How to Take Great Photos With Your Smartphone

May 3rd 2012 | Now Trending

Smartphones revolutionized the way we snap photos: quickly, spontaneously, and on the fly. No real preparations are needed, but by following these simple guidelines, your amateur photos can look ten times better.

Here’s the Wix Blog’s Smartphone photography guide: From Joe to Pro.

1. Check Your Photo Settings

All Smartphones today can take pictures in different resolutions, so we can change the size of the file (for sending a photo through an MMS or email, for example).
Be sure to take your photos in the highest-quality available, to minimize the limitations of your Smartphone camera.

There are such things as "apples & oranges"

 

2. Hold the Smartphone like a Camera

One of the reasons that professional cameras take such beautiful, sharp pictures is their weight, which serves as a stabilizer. Since smartphones are getting smaller & lighter by the day it’s important to compensate for this lack of stability by “anchoring” your phone correctly – hold your smartphone as close as possible to your body, instead of holding it with your arms stretched (after all, you are taking pictures, not dancing tango).

It's a phone, not a mirror

3. Use the Timer to Avoid Blurry Pictures

Because not all smartphones were designed to be photographer-friendly (duh!), the actual act of taking a picture can be a little tricky. Even if you’re one of few lucky people who have a dedicated shutter-button, the ergonomics are just not there yet. So instead of doing finger-yoga, try to use the timer feature. This way, you can press the shutter first and then you have time to hold the phone correctly.

4. Zoom with Your Legs

Since the lenses on a smartphone are very small, it’s hard to find a phone camera with good zooming capabilities (at least not yet). Instead of counting on your camera’s limited zoom, try walking and closing the gap between you and your “object”.

Move, people!

5. Use the Best Apps Available

Most smartphones you can buy right now have an OK-but-not-great photo app. But there are much better alternatives, for iPhones and Androids. Apps like Instagram, Hipstamatic or 360Camera are the most common ones, but you can find alternatives for specific types of photography (like HDR, Panoramas or Macro photography).

Too...many...options...!

6. Have a Shortcut for a Quick Start

Photography (especially on a smartphone) is all about timing. Since you already have a camera with you at all times, make sure you’re prepared and ready to use it at a moment’s notice!

Don't worry, I know a shortcut!

7. Diffuse Your Flash

Your smartphone’s camera flash is really strong (to compensate for its small size). This is something that affects every camera that comes with an on board light (like the popup flash on your DSLR).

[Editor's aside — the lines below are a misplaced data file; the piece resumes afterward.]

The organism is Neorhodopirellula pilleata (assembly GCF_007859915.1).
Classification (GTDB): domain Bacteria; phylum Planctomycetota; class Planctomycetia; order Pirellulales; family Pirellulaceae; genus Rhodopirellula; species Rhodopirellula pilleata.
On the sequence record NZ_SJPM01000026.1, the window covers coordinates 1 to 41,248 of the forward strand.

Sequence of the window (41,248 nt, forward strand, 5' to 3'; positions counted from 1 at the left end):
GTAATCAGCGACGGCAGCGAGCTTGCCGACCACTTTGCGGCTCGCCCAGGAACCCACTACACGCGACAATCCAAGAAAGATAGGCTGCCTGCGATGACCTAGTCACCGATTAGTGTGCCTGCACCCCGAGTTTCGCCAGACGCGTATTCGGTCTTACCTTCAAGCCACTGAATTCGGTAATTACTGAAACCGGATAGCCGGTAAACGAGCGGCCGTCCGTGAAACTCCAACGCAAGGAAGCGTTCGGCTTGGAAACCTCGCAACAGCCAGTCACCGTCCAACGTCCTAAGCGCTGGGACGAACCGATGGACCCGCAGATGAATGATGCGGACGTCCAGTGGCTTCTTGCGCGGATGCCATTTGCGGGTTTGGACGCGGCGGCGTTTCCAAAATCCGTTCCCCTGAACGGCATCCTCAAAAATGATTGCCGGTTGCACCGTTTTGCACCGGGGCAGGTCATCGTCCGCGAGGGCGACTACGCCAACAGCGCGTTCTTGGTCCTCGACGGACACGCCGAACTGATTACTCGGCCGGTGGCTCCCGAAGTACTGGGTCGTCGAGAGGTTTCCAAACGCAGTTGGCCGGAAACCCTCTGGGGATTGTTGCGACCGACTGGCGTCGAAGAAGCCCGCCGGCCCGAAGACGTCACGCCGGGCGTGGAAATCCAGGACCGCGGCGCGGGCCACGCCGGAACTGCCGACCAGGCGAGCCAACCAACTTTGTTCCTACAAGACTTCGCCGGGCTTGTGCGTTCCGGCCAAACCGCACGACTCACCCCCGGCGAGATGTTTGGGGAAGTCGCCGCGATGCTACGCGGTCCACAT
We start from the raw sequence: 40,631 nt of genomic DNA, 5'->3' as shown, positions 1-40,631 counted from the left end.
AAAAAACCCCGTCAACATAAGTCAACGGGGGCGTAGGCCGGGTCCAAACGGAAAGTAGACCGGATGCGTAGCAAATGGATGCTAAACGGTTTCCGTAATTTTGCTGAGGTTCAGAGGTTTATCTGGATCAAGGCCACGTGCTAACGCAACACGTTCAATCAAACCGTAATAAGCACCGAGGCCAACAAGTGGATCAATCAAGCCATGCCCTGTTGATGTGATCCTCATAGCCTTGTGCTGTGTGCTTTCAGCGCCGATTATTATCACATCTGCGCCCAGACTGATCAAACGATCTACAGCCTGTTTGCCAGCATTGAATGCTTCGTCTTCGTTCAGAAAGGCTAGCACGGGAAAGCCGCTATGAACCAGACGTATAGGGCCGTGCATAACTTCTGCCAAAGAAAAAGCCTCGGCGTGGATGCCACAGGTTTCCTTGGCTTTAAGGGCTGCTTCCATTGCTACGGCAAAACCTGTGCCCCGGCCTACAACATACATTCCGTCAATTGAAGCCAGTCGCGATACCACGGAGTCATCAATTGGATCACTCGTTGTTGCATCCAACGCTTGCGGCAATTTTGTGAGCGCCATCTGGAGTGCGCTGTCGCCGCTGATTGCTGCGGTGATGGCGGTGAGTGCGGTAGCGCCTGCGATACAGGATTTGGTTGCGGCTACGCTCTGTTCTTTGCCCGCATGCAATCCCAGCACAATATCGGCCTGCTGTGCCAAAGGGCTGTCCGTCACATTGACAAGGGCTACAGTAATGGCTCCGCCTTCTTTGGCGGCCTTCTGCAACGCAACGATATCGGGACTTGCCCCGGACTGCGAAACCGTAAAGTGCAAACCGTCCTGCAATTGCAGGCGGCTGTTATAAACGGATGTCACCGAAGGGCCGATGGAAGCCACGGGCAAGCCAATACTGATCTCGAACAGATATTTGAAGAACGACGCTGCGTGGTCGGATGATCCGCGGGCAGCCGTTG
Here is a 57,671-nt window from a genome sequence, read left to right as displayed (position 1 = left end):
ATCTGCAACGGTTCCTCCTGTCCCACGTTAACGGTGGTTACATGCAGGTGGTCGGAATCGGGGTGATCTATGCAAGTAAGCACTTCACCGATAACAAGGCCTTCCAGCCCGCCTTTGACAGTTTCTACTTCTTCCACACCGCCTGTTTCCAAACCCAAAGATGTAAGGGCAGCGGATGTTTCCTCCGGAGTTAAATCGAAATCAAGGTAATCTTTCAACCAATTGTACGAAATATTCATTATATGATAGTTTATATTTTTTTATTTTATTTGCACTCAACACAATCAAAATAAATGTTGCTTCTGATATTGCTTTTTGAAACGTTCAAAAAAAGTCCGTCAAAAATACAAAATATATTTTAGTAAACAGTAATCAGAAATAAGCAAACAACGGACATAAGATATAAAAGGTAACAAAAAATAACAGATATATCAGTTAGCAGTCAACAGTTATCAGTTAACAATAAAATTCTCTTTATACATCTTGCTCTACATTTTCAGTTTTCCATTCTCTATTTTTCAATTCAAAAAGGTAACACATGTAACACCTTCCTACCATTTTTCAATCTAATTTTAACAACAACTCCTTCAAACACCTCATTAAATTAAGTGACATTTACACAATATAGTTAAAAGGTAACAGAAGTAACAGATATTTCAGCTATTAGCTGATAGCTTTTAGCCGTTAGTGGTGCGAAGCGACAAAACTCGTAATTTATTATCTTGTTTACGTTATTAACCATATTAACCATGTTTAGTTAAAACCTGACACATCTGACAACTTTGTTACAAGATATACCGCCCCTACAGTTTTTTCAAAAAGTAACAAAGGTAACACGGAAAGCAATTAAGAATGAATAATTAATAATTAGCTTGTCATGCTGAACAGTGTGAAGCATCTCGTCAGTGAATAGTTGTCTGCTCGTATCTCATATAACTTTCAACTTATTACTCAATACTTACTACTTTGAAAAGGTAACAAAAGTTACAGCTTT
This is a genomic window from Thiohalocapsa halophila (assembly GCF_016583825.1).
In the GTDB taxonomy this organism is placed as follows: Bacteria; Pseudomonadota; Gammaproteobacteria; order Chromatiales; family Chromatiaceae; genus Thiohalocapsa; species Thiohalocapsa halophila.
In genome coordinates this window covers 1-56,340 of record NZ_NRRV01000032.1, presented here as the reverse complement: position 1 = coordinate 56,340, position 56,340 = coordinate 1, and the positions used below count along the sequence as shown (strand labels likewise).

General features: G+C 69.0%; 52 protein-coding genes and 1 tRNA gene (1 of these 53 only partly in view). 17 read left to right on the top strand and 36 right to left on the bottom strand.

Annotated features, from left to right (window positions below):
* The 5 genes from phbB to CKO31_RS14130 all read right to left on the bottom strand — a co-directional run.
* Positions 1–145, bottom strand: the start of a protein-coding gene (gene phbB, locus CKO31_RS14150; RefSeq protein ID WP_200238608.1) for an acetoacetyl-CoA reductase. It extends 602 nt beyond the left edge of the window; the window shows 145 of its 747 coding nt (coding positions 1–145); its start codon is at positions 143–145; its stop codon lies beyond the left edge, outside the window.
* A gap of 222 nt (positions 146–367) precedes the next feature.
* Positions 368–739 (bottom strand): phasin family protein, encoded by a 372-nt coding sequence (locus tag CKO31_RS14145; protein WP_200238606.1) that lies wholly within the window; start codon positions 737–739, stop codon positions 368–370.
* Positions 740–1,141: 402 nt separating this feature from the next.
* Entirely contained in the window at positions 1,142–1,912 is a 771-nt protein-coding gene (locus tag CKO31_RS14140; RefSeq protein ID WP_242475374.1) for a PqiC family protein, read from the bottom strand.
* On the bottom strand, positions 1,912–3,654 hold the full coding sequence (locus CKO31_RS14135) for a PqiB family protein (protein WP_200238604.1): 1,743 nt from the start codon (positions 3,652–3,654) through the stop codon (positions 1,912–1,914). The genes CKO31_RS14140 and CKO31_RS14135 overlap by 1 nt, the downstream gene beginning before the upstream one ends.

The solution is simple and effective, and one that MacGyver would be proud of: just put a small piece of transparent tape over your camera flash! It will act as a diffuser, spreading your light over bigger area and avoiding that harsh deer-in-the-headlights look that normal flash photos have.

Say cheese!

8. Use Your Flash Even During the Day

This one may sound strange, but it’s actually one of the most useful tips in photography. By using your camera’s flash during the day, you can handle difficult conditions, like when shooting towards the sun or when your model has that hard shadow under their eyes).

Yes, even if people are looking at you differently...

9. Try Different Positions

Kamasutra jokes aside, the good thing about having a small camera in your pocket is the fact that you can take a picture in some really cool angles, something that you can’t really do with a full-size camera. Try getting really low on the ground, or putting your phone inside other objects for a different point-of-view.

--- Sorry, no jokes allowed on this one! ---

10. Shoot, don’t talk!

There is a rule about photography that says that “the best picture is the one you take”, meaning that it doesn’t really matter what kind of camera or lenses you are using, the important thing is for you to have your camera with you.

The best thing about digital photography is that after you get a camera, taking pictures is free! There’s no revelation/processing costs, so go ahead and get crazy with your shutter finger! If you think you have a good potential picture, take 10 photos of the scene, trying each and every angle that is possible. And when it’s time to select the winning photo (and deleting the bad ones), do it on your computer; because the screen is so small on the phone, you can miss some cool detail, something that actually looks good once you see it at full-size :)

The more the merrier!




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